Boot" together and then the floodgates opened). I hear from many
          children/grandchildren whose relatives have passed away and they are trying
          to piece togetheran idea of what their relatives went through by getting
          memoirs written by veterans in the same unit, battles, or theater. In a few
          cases, the books I have published have mentioned people and the family finds
          out and discover info that way.

          My own father never said much about his wartime service, which was in the
          Aleutians, but he never saw any combat.

          Ray

          ----- Original Message -----
          From: "CHARLES RAY" <charleswrayjr@...>
          To: <G104@yahoogroups.com>
          Sent: Tuesday, 18 November 2008 4:44 PM
          Subject: Re: [G104] Never Before Seen World War II Film Footage Found


          Ray,
          I have attended several reunions of my Dad's WWII outfit, the 777th Tank
          Battalion with the 69th Infantry Division. Those men talked of the good old
          times but seldom did I hear them bring up what they did and saw during the
          war. Not even when I posed the question.
          When I saw "A Fighter Pilot's Story" I could understand better the pain of
          so many of the survivors who could not retell their experiences. That PBS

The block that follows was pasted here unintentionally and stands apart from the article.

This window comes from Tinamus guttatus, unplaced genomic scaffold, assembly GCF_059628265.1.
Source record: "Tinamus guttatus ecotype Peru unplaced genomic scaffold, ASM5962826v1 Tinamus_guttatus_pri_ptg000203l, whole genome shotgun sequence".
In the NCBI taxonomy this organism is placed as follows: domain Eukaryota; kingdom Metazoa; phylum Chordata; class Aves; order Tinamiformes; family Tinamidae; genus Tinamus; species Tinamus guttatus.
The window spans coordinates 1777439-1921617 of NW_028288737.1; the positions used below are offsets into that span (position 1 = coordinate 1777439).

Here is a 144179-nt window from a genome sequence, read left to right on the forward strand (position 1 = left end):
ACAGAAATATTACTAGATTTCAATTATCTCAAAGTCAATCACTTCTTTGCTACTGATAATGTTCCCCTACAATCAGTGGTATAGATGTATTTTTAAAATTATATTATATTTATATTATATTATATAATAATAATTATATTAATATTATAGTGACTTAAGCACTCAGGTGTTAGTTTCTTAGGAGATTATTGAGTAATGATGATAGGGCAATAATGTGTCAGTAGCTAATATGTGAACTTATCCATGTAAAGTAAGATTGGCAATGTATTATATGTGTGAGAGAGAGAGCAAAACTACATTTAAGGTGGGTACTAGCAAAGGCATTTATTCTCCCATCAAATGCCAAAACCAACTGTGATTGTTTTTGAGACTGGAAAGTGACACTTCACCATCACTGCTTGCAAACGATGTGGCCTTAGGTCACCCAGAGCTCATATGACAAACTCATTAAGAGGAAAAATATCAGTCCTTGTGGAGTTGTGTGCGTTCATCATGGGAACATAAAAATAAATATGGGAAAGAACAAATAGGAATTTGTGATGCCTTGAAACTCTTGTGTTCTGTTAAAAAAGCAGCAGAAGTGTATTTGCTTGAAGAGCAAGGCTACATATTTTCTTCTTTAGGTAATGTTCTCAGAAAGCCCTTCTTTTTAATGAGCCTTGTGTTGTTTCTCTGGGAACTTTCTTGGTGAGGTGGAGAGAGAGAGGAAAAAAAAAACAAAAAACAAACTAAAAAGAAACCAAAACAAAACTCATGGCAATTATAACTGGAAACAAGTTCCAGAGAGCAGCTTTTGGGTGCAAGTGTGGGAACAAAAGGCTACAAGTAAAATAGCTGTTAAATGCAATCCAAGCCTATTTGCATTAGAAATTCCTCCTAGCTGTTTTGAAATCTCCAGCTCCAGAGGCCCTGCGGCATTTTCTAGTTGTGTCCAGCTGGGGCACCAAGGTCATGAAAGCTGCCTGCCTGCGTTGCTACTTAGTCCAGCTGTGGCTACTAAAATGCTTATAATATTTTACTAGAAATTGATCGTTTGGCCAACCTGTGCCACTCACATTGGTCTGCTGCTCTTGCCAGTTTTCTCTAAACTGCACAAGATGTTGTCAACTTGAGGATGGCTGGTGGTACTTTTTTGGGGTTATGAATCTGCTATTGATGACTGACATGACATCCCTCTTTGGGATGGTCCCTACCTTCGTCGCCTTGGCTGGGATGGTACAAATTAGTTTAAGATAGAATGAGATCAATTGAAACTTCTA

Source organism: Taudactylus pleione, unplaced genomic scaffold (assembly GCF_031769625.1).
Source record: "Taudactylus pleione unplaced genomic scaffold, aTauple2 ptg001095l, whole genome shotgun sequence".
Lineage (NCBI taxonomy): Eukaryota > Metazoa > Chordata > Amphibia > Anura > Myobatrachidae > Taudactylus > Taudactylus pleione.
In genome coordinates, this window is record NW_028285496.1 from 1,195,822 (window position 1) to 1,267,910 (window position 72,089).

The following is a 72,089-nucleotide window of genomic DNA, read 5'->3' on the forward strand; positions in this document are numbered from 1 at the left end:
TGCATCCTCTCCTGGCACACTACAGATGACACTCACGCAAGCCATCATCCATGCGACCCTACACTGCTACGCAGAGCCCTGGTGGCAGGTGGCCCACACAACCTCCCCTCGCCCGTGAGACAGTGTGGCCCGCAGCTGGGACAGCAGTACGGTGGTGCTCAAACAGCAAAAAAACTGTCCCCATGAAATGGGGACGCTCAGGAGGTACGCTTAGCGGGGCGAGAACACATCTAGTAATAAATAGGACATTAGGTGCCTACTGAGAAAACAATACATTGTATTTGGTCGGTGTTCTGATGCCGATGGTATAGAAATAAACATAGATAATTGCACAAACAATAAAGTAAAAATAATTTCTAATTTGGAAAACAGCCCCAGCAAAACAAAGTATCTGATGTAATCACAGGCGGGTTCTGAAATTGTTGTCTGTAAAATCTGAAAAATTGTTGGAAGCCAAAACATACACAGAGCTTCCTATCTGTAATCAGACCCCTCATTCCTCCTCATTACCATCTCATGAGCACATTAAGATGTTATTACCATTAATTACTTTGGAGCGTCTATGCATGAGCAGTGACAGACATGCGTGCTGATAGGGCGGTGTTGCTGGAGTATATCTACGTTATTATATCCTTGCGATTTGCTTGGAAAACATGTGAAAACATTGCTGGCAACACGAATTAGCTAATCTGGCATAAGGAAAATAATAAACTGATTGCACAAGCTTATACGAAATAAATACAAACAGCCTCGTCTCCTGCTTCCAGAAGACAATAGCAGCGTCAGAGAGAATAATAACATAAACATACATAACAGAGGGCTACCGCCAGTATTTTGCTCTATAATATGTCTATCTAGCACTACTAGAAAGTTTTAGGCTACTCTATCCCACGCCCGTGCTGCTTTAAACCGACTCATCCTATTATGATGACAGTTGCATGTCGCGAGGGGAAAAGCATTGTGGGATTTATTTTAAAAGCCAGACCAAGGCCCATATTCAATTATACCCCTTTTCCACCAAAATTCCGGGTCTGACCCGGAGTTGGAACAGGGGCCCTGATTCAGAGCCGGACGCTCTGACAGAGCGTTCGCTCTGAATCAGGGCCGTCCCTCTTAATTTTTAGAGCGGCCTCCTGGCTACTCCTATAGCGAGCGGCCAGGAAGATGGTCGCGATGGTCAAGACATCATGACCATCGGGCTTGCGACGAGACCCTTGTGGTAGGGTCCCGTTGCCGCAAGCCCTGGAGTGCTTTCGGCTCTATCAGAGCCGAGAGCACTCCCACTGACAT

story sort of broke the ice.
          In 2000, Bill Sheavly, Jr, son of a WWII vet, put together a book "The
          Stories of Our War" which included interviews of the men of the 69th.
          Some day, I'll complete "The Lucky Triple Sevens" and in it tell many of the
          stories they couldn't and tell didn't tell and back it all with hundreds of
          photos.
          Billy Ray

          --- On Tue, 11/18/08, Ray Merriam <merriampress@...> wrote:

          From: Ray Merriam <merriampress@...>
          Subject: Re: [G104] Never Before Seen World War II Film Footage Found
          To: G104@yahoogroups.com
          Date: Tuesday, November 18, 2008, 2:20 PM






          Aanenson's story was that impressive that I remember it all these years
          later (and who could forget a name like that?!). And then he shows up in
          "The War." Found most of that stuff online, of course, and did it as much
          for my own need to know as well as responding to your message. Plus the
          aircraft and airwar of WWII are my personal specialty, even though almost
          anything on WWII interests me.

          Ray

          ----- Original Message -----